Intellectual humility: the importance of knowing you might be wrong

Why it’s so hard to see our own ignorance, and what to do about it. Intellectual humility is simply “the recognition that the things you believe in might, in fact, be wrong,” as Mark Leary, a social and personality psychologist at Duke University, tells me. But don’t confuse it with overall humility or bashfulness. It’s not about being a pushover; it’s not about lacking confidence or self-esteem. The intellectually humble don’t cave every time their thoughts are challenged.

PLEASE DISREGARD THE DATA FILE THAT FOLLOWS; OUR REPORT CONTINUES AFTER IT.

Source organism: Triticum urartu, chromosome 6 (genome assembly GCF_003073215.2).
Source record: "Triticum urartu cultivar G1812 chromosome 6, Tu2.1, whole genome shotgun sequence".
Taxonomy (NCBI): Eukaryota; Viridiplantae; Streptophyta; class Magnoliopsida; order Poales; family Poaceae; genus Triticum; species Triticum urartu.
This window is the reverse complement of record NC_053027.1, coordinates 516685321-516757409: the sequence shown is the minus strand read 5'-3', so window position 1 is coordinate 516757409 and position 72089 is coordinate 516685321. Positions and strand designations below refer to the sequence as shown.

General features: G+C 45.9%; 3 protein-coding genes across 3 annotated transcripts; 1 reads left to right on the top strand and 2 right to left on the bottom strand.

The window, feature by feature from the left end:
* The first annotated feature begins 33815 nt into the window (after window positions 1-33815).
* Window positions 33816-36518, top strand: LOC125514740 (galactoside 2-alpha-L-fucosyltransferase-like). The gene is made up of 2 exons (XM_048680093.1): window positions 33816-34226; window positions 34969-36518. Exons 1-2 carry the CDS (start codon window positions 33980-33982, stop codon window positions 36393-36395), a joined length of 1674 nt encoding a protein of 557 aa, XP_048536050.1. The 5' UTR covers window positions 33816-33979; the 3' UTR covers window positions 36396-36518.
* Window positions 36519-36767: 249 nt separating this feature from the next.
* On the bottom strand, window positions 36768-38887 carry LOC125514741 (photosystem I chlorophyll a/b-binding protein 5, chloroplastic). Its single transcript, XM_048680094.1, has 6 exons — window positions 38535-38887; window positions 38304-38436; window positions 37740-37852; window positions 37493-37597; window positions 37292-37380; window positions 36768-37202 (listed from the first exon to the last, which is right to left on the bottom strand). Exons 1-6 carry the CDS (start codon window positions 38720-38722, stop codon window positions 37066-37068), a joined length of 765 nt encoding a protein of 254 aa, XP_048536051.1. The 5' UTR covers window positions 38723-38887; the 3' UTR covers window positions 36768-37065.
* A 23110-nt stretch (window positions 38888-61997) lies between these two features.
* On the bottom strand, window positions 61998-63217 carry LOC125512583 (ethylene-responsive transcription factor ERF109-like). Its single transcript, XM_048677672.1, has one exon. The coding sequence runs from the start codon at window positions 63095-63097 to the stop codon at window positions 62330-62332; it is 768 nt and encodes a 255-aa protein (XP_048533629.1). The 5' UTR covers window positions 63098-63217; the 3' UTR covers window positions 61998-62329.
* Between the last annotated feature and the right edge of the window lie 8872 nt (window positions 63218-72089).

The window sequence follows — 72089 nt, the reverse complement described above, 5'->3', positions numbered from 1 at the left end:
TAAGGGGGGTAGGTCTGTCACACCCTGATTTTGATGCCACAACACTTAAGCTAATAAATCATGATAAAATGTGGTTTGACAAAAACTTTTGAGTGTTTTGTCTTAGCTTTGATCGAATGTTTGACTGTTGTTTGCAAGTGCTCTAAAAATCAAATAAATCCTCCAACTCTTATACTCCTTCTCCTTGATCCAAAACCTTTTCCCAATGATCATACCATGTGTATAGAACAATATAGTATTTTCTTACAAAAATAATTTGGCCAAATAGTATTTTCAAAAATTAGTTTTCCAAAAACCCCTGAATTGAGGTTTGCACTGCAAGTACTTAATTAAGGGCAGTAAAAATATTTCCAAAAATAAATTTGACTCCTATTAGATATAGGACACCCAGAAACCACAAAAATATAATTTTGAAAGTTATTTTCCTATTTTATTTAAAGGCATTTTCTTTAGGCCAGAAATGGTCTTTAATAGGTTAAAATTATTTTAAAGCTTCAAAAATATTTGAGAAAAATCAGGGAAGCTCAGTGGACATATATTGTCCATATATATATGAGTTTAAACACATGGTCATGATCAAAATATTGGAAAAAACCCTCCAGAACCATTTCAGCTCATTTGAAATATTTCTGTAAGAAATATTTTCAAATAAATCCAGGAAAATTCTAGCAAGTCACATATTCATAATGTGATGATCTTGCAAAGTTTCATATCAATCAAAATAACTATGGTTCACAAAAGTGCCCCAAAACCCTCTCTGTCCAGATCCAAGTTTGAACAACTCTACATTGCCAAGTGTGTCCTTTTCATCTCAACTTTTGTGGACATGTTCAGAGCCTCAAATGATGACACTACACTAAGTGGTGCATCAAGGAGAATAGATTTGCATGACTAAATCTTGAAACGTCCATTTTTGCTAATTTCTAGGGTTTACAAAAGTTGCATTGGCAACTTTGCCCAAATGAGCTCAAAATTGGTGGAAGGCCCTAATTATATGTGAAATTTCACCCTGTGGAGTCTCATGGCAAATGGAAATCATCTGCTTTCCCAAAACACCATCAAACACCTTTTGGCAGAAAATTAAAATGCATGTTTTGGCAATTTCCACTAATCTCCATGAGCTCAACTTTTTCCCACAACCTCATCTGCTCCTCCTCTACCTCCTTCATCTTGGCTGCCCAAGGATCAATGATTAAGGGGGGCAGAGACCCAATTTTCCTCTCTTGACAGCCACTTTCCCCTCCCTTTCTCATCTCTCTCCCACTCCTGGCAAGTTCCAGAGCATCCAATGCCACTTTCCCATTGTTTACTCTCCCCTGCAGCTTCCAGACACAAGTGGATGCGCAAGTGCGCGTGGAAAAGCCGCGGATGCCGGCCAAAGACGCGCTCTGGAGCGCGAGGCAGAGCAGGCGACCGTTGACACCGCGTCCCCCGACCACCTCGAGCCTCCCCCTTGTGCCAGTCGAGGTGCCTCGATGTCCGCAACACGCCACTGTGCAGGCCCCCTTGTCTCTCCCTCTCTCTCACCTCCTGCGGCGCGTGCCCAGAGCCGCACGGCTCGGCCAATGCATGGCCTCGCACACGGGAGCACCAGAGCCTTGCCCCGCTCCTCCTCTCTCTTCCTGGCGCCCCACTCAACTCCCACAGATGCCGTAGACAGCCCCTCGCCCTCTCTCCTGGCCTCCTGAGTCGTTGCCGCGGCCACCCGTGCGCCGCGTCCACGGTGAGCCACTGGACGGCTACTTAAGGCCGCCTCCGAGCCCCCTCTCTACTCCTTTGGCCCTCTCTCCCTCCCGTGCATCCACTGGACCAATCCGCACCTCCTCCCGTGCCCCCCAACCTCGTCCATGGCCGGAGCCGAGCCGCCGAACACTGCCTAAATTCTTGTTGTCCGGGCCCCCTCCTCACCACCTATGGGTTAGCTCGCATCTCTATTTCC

About Giorgio Bertini

Research Professor. Founder Director at Learning Change Project - Research on society, culture, art, neuroscience, cognition, critical thinking, intelligence, creativity, autopoiesis, self-organization, rhizomes, complexity, systems, networks, leadership, sustainability, thinkers, futures ++
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